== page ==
Regarding electricity distribution, press reports suggest that states buy only 20-30 per cent of their requirement at the prevailing low spot rates in the last three months,ranging from Rs 2.56 to Rs 2.82 per unit. This is because of the distributors' committed power purchase agreements as well as their weaker finances. In some cases as in Delhi, some old plants incur highoperating costs, and power from clean, gas-based plants costs more.[2]

Another serious problem is that of "regulatory assets" in Delhi. This euphemism covers under-recoveries because tariffs were set too low for years in response to popular demand. There was a crisis last year when NTPC refused to supply power until the distributors paid their dues, while the state owed the distributors Rs 20,000 crore. The problem is ongoing; meanwhile, the regulator has increased tariffs, but not enough to recover past losses. While a number of states have begun transmission and distribution reforms,[3] it's already evident with rising generation that unless financial and distribution capacity are built on sound principles, electricity supply cannot stabilise for users. We must grasp the nettle of a disciplined, responsible approach.

On a broader front, the government has been coordinating meetings between government officials, banks, and the RBI, seeking to resolve problems affecting some Rs 3.51-lakh crore in stressed projects in steel, cement, power and transport.

Opportunity Losses (or The Road Not Taken)

The regulations on radio frequency spectrum show how administrative rules can deprive us of readily available benefits. The most glaring example is the prevention of roaming using 3G spectrum. The resource was available, and was allocated to operators for various locations, but their roaming agreements were disallowed. This doesn't help us, whether from the perspective of government's increased share of revenues from greater usage, or the denial of user benefits from a better service offering. Instead, this approach constrains capacity by an arbitrary rule. Such issues need to be reviewed and rationalised to unfetter latent capacity towards attaining Digital India.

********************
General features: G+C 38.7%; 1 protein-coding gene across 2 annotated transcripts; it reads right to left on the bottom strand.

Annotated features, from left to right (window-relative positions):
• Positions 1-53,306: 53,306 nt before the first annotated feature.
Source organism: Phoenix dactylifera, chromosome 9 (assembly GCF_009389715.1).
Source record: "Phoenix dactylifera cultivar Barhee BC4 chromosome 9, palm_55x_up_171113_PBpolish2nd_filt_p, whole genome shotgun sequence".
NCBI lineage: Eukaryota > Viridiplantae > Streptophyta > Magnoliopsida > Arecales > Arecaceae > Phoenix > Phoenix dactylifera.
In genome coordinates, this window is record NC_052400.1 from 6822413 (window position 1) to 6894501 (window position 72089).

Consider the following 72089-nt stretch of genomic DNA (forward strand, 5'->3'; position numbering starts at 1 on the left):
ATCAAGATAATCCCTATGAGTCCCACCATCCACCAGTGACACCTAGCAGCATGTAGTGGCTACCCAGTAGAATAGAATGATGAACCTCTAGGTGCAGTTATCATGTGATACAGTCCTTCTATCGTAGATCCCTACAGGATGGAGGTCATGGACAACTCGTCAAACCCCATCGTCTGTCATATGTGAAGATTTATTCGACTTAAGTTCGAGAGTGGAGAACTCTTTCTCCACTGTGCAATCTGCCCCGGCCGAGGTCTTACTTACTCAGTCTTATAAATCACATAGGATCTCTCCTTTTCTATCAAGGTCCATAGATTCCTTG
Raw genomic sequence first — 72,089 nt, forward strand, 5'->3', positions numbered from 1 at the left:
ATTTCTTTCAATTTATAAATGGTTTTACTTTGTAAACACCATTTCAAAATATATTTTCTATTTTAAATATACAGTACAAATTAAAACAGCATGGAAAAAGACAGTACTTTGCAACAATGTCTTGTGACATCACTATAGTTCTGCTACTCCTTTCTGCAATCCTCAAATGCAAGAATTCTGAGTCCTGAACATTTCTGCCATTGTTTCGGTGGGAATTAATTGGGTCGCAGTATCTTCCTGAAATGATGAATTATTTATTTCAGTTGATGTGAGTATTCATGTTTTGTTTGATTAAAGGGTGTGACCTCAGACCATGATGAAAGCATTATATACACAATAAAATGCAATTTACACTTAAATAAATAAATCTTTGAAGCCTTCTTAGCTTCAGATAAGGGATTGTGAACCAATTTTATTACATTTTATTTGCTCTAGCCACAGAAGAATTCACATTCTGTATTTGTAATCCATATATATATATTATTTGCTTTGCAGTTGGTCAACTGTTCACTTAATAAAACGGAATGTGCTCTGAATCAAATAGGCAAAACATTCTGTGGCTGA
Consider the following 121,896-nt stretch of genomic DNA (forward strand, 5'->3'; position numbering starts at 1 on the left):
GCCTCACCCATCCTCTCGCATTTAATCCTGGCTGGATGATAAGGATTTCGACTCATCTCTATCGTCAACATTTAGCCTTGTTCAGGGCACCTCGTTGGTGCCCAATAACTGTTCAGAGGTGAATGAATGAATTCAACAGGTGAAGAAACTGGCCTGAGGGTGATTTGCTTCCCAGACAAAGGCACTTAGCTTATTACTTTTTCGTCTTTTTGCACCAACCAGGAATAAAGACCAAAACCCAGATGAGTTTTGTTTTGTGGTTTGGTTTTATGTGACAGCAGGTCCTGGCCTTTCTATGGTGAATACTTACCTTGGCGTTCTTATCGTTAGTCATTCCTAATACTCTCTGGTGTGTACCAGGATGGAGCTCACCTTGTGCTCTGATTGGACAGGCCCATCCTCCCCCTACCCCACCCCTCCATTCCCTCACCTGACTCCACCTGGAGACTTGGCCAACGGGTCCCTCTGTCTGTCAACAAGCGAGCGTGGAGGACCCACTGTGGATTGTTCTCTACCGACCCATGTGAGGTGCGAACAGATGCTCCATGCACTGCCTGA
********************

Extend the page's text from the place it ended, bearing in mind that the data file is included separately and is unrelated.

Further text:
Another instance is that of limitations imposed on spectrum sharing which have nothing to do with technology. The reason exclusive spectrum allocations were introduced years ago was to prevent radio frequency interference. Now, imposing arbitrary limitations on spectrum usage results in denying ourselves available capacity. More radical and complex alternatives like pooling spectrum and facilities, and common carrier access for certain services, deserve consideration for exactly the same reasons: increased productivity and benefits from investments already made. Otherwise, it is like stranded capacity in stalled projects.

The same issues apply to the auction of mineral rights for core industries in domestic manufacturing. Any ingenuous fascination with free-market principles in allocating resources that overlook the fundamental requirements of a strong manufacturing base in a large country, or that don't comprehend the realpolitik of how free-market dogma is selectively argued, will leave us farther behind on the road to prosperity.